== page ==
By Madelyn Alexander, Editor in chief
“It’s all up from here.” At least, that’s what we’re told at stages like this in life. However, as I near graduation, I hear the phrase “it’s all up from here,” and it doesn’t exactly resonate with me.
If someone were to tell me “It’s all sideways and sometimes backwards and sometimes up from here,” I’d feel a little more seen.
Don’t get me wrong, there have been plenty of ups. I feel fairly accomplished, prepared for a so-called real job and definitely ready to move on from school. But to say it’s all been of an upward trajectory is a generous stretch.
And by “generous stretch” I mean horribly inaccurate.
I had a vision for myself at this point in my college journey, and for a while, that vision was reality. I had my grades where I wanted them, I had a career-oriented job and I was looking towards life after UM.
I learned the hard way that looking forward too much leaves a lot of the present overlooked. I got the worst case of burnout I have ever had. I found myself grieving the college life I hadn’t even lost yet. I was missing out on what was right in front of me.
If you want to really understand the complexity of the situation, listen to the latest episode of “Falcons on Air.”
My point in saying all of this is to explain why I chose to go backwards. I left my job, on good terms, after a year of 30-hour work weeks. I went back to my server job that I swore I’d never even think about again, and I’m only working enough hours to keep my rent paid until graduation.
For my last few weeks at UM, I am focusing on the things that are really important to me: my friends, The Alabamian and all the experiences I can only get here, as a student. I want to feel like I have gotten everything I can out of being here before I try to rush into the next chapter.
It’s safe to say that things have not been up in a traditional sense lately. But I am happier than I have been in a while, and I strongly believe taking this step backwards will be crucial to my success in the future.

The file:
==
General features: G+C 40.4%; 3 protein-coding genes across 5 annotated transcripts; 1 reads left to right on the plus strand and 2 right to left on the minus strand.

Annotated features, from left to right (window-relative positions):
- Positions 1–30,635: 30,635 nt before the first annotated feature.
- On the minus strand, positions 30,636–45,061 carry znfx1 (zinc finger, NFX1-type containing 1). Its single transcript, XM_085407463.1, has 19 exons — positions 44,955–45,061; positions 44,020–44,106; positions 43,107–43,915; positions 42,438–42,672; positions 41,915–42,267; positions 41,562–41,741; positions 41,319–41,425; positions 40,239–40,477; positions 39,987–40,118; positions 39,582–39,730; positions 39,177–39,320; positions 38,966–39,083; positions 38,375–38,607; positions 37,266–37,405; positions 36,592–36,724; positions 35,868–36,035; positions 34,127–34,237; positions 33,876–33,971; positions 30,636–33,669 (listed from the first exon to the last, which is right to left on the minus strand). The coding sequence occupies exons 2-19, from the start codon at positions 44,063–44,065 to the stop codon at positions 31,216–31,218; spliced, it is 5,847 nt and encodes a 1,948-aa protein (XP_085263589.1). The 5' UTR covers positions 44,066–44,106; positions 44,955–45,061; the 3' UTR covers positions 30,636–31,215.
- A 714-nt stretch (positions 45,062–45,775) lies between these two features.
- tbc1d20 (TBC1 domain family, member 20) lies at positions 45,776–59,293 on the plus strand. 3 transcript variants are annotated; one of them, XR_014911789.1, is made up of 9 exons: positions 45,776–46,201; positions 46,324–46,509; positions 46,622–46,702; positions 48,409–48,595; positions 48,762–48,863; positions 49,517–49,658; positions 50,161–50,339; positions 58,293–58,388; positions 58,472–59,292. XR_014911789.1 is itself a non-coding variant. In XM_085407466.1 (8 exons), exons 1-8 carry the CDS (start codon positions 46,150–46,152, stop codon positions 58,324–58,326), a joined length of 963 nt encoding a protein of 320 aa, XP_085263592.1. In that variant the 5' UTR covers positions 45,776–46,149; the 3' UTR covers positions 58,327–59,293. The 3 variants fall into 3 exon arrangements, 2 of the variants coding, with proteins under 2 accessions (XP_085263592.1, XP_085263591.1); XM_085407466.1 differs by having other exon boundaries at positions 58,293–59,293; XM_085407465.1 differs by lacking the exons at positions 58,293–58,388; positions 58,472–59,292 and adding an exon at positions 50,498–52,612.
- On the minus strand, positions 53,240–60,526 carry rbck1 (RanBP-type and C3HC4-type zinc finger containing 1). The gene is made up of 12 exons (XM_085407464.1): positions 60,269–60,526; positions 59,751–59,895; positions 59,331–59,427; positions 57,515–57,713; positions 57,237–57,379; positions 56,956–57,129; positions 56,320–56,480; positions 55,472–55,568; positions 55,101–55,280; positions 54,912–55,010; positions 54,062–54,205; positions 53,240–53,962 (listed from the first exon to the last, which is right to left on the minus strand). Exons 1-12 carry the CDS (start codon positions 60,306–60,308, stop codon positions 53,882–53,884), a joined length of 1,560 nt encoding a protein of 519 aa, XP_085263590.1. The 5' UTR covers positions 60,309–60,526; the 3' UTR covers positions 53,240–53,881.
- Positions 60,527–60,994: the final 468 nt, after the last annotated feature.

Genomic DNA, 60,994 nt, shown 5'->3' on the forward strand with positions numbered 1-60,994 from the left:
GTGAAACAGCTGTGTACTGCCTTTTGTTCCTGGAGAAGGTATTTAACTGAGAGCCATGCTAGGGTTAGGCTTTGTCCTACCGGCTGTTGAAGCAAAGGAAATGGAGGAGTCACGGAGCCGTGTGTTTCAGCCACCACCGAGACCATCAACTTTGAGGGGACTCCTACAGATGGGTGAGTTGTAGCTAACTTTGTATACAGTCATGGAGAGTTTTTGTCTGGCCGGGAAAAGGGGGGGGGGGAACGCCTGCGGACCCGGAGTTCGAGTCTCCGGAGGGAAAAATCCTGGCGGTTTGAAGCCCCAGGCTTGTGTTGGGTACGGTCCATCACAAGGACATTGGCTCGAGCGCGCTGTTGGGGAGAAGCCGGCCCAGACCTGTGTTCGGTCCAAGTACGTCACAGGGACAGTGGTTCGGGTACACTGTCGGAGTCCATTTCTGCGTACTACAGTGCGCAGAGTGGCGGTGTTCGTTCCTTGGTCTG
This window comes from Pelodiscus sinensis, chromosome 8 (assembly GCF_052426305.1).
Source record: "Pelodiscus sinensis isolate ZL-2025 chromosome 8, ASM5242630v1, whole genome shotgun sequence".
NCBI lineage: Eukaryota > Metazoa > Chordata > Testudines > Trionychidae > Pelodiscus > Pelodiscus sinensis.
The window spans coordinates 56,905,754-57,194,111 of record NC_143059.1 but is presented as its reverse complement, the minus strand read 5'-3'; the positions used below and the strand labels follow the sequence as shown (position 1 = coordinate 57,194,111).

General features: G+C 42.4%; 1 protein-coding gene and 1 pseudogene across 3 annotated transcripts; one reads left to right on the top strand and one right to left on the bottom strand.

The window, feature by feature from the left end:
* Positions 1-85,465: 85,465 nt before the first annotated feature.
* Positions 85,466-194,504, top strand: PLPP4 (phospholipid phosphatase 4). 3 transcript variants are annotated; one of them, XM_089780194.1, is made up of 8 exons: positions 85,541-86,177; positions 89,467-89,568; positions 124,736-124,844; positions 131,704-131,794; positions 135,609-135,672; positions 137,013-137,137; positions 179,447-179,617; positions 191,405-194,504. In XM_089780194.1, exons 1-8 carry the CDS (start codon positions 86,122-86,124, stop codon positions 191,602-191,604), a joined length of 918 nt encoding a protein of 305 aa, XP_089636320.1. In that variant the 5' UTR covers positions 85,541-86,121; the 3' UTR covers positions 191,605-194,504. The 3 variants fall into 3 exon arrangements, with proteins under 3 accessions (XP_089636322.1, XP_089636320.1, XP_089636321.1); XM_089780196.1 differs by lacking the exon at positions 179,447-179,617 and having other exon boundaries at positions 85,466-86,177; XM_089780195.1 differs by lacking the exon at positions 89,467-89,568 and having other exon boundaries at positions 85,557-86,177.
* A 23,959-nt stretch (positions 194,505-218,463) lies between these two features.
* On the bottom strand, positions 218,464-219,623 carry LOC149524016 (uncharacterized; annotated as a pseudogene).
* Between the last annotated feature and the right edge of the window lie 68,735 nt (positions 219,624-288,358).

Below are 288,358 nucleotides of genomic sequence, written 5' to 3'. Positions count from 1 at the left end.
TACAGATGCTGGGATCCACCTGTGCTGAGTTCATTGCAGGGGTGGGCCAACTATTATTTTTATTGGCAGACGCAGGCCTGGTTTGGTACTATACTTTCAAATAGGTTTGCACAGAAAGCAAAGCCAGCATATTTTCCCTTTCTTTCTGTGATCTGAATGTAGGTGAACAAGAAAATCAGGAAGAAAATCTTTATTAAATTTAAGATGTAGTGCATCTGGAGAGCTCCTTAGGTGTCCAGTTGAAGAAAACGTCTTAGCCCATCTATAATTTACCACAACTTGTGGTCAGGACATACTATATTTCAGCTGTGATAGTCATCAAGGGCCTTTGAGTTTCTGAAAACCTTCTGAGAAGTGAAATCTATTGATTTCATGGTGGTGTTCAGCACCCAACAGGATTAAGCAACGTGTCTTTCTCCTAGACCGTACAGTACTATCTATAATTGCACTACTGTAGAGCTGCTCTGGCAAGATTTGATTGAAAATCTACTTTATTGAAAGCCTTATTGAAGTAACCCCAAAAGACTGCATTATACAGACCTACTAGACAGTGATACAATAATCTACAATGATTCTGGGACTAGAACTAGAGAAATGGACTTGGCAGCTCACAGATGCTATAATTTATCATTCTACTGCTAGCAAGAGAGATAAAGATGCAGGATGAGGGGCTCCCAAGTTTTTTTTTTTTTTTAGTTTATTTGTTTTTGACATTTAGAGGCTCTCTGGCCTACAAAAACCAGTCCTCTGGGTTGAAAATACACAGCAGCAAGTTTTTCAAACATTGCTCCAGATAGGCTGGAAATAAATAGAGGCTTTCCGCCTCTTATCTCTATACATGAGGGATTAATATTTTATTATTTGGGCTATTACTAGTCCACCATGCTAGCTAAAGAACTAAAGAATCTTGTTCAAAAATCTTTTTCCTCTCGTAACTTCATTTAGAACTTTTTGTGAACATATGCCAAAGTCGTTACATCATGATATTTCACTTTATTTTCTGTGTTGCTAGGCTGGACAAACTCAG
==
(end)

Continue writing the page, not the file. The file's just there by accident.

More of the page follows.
In my experience, it is rare to hear someone talk about uprooting their future on purpose. America puts so much pressure on climbing the corporate ladder that doing anything else is stigmatized as lazy. The fear associated with being unsuccessful in this country can be overwhelming. So why not practice that feeling now while I’m young and have reasonably few consequences to pay?
I know how this sounds: irresponsible, careless, selfish to list just a few of my own intrusive thoughts on the matter. The risk of intentionally going backwards is not going above my head, and I acknowledge my privilege to be able to take a step back from the pursuit of success.
My hope in shedding light on this part of my life is to invite the conversation of what life after college actually looks like. It is not always up, it is not simple and it doesn’t have to work out immediately. I hope anyone reading this is able to let go of some of that pressure and pursue what they enjoy, rather than what they believe is necessary.
Madelyn Alexander is the Editor in chief for The Alabamian. She is a senior art major with a minor in multimedia journalism. Her hobbies include ceramics, reading and collecting plants.